A small bat causes some big concerns

DRIVEN BATTY: The large eared pied bat can be found in large populations in Ipswich.
DRIVEN BATTY: The large eared pied bat can be found in large populations in Ipswich. Contributed

WHILE there has been recent controversy over government policy for the handling of problem flying foxes, Ipswich residents have been urged to look out for a much smaller form of winged mammal.

The city's microbat populations are reportedly in a feeding frenzy at the moment, as they fatten up on enough insects to see them through what could be a long, chilly winter hibernation period.

Foundation for National Parks and Wildlife CEO Susanna Bradshaw said autumn was the perfect time to gently evict unwelcome microbats that had taken up residence in a house.

The Foundation has launched a Backyard Buddies program to help people better understand native animals that exist in their area.

"Microbats are much more common than you may think," Ms Bradshaw said.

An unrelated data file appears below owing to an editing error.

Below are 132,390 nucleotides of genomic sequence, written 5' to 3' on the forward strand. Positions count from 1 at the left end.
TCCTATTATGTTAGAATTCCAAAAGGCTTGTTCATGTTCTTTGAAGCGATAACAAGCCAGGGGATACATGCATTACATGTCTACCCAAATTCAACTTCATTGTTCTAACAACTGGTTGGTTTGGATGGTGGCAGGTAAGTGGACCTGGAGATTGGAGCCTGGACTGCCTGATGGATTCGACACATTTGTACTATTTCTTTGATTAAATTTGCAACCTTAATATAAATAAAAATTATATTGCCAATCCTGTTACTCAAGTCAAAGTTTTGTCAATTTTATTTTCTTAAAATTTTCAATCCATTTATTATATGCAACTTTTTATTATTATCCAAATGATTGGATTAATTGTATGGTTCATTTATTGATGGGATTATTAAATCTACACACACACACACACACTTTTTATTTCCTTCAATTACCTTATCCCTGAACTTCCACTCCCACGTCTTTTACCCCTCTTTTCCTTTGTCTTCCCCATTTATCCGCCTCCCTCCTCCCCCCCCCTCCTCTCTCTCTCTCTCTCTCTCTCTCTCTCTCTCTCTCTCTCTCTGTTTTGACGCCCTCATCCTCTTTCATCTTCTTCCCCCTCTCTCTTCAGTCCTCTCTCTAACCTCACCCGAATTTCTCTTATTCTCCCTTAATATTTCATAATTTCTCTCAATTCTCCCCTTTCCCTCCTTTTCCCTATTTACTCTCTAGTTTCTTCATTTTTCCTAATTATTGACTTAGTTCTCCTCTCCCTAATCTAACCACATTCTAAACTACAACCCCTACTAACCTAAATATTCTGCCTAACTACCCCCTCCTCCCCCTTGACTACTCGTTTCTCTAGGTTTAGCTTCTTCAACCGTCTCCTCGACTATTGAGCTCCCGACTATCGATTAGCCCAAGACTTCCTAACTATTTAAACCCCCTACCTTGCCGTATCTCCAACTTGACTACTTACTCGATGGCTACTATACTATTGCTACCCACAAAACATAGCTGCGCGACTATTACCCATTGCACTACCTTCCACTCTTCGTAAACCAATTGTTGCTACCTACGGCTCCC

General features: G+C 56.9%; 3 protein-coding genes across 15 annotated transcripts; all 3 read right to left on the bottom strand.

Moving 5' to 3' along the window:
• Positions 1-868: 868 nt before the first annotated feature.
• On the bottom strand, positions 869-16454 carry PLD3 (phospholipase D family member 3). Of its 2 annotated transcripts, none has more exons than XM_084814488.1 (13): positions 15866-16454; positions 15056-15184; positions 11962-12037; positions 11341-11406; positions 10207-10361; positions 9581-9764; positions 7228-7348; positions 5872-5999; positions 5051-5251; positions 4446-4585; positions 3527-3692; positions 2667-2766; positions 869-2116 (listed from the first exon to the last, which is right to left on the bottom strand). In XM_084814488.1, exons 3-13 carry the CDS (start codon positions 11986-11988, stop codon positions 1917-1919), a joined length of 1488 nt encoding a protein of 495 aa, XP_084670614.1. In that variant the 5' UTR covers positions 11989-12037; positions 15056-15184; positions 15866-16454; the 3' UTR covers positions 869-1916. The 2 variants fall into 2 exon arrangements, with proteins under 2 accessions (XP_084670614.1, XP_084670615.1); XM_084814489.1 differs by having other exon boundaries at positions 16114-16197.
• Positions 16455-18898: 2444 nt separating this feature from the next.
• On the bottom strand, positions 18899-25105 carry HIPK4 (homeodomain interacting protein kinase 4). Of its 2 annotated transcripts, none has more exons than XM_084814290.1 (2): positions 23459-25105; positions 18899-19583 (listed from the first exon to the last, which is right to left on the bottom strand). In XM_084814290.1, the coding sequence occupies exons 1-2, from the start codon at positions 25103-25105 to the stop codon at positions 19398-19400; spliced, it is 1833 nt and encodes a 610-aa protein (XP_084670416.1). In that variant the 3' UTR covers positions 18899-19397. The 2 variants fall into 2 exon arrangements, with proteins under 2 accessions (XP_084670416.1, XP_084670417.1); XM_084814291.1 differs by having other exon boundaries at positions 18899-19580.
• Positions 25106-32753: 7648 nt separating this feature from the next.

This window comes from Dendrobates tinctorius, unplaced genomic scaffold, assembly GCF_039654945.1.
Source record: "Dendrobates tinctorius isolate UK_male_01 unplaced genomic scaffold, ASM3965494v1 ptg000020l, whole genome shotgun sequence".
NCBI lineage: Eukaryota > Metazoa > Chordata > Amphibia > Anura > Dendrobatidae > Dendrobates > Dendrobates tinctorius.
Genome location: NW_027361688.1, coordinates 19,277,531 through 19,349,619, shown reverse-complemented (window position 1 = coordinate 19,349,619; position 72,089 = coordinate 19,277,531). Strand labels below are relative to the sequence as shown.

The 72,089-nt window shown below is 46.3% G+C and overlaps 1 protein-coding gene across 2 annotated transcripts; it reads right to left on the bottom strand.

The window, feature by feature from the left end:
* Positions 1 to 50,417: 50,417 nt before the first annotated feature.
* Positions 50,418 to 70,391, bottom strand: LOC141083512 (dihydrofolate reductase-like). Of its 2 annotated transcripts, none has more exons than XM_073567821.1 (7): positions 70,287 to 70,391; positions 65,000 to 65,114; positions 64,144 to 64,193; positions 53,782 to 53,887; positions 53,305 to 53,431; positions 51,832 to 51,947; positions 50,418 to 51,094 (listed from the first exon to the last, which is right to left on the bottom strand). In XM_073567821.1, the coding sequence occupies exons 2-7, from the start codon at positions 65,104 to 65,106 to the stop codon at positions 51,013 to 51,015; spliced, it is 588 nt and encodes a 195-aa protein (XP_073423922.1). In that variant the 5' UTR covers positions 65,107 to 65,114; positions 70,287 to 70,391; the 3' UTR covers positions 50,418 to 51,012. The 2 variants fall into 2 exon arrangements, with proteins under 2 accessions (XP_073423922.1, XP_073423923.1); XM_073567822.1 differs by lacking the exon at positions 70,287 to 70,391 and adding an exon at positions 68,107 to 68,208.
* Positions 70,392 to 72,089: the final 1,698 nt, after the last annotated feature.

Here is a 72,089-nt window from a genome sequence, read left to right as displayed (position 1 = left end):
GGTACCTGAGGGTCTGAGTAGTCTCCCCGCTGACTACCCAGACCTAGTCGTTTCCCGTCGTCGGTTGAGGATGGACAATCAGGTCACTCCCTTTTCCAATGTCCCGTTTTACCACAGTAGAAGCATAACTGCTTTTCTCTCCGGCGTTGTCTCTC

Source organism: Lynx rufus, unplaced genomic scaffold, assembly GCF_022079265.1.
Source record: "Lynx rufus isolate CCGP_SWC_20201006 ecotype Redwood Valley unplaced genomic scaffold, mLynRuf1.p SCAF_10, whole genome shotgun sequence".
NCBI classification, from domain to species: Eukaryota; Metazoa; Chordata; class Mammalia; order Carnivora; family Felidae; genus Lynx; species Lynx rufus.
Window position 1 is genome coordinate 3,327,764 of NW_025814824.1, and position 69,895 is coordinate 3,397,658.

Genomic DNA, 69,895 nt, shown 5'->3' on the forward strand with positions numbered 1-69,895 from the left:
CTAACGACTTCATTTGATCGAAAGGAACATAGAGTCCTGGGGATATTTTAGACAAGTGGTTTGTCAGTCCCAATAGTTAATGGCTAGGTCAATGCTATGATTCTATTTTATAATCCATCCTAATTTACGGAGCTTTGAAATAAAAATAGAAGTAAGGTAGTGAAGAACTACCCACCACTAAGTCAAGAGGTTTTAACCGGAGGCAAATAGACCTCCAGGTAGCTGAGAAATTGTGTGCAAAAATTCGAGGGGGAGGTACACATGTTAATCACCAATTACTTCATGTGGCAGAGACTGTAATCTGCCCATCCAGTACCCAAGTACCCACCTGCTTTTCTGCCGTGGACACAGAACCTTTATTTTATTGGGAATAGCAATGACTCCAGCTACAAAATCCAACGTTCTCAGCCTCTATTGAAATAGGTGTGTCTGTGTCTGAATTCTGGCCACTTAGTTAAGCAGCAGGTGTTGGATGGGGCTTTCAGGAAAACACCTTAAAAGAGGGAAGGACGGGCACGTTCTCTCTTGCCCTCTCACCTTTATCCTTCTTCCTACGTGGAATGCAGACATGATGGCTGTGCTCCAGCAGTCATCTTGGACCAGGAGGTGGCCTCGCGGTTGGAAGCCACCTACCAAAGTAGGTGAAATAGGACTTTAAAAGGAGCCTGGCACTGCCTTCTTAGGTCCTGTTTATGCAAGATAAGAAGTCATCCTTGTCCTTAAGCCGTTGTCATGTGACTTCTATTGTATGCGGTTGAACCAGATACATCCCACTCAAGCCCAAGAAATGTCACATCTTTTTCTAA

"Right now, bats are eating as much as 40% of their own body weight in a single night, or several hundred insects per hour."

Many microbat species live during the daylight hours inside the hollows of trees or branches.

Competition from birds, possums and gliders, along with tree clearing, has resulted in microbats seeking out the roof or walls of homes for the perfect roosting place.

If the tiny bats cannot find a suitable hollow, they can slip into gaps as small as 5mm and snuggle down in your roof and walls.

Babies are born in spring and remain with their mothers until January, meaning that moving bats out of a roost after February and before June ensures the young are independent.

"Ipswich microbats are fully protected which might raise the issue of offences and penalties if any are in fact harmed," Ms Bradshaw said.

"If you want microbats out of your walls, first provide an alternative roost site outside such as a nest box.

"Then, if done correctly, your walls can become bat free and the little bats will happily stick around your backyard to go about their insect eating work, which is of great benefit to all of us."

For details on how to safely remove microbats, visit

Topics:  foundation for national parks and wildlife microbats

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